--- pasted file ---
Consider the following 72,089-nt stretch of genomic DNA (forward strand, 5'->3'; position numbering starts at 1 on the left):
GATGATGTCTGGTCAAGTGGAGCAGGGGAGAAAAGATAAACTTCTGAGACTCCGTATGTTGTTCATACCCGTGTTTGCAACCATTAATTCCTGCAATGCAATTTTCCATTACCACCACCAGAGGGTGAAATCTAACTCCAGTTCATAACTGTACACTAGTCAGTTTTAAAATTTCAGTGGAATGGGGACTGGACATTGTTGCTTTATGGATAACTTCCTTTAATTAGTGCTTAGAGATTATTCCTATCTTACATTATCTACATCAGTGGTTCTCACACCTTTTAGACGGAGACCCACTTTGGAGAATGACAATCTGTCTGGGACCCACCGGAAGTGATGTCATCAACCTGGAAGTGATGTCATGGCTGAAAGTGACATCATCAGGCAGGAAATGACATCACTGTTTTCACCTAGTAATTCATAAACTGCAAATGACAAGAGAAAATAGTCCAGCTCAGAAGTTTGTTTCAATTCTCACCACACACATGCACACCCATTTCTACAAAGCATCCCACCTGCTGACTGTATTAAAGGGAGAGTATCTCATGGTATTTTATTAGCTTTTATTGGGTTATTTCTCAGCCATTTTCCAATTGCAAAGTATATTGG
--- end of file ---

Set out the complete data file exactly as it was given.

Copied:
Consider the following 72,089-nt stretch of genomic DNA (forward strand, 5'->3'; position numbering starts at 1 on the left):
GATGATGTCTGGTCAAGTGGAGCAGGGGAGAAAAGATAAACTTCTGAGACTCCGTATGTTGTTCATACCCGTGTTTGCAACCATTAATTCCTGCAATGCAATTTTCCATTACCACCACCAGAGGGTGAAATCTAACTCCAGTTCATAACTGTACACTAGTCAGTTTTAAAATTTCAGTGGAATGGGGACTGGACATTGTTGCTTTATGGATAACTTCCTTTAATTAGTGCTTAGAGATTATTCCTATCTTACATTATCTACATCAGTGGTTCTCACACCTTTTAGACGGAGACCCACTTTGGAGAATGACAATCTGTCTGGGACCCACCGGAAGTGATGTCATCAACCTGGAAGTGATGTCATGGCTGAAAGTGACATCATCAGGCAGGAAATGACATCACTGTTTTCACCTAGTAATTCATAAACTGCAAATGACAAGAGAAAATAGTCCAGCTCAGAAGTTTGTTTCAATTCTCACCACACACATGCACACCCATTTCTACAAAGCATCCCACCTGCTGACTGTATTAAAGGGAGAGTATCTCATGGTATTTTATTAGCTTTTATTGGGTTATTTCTCAGCCATTTTCCAATTGCAAAGTATATTGG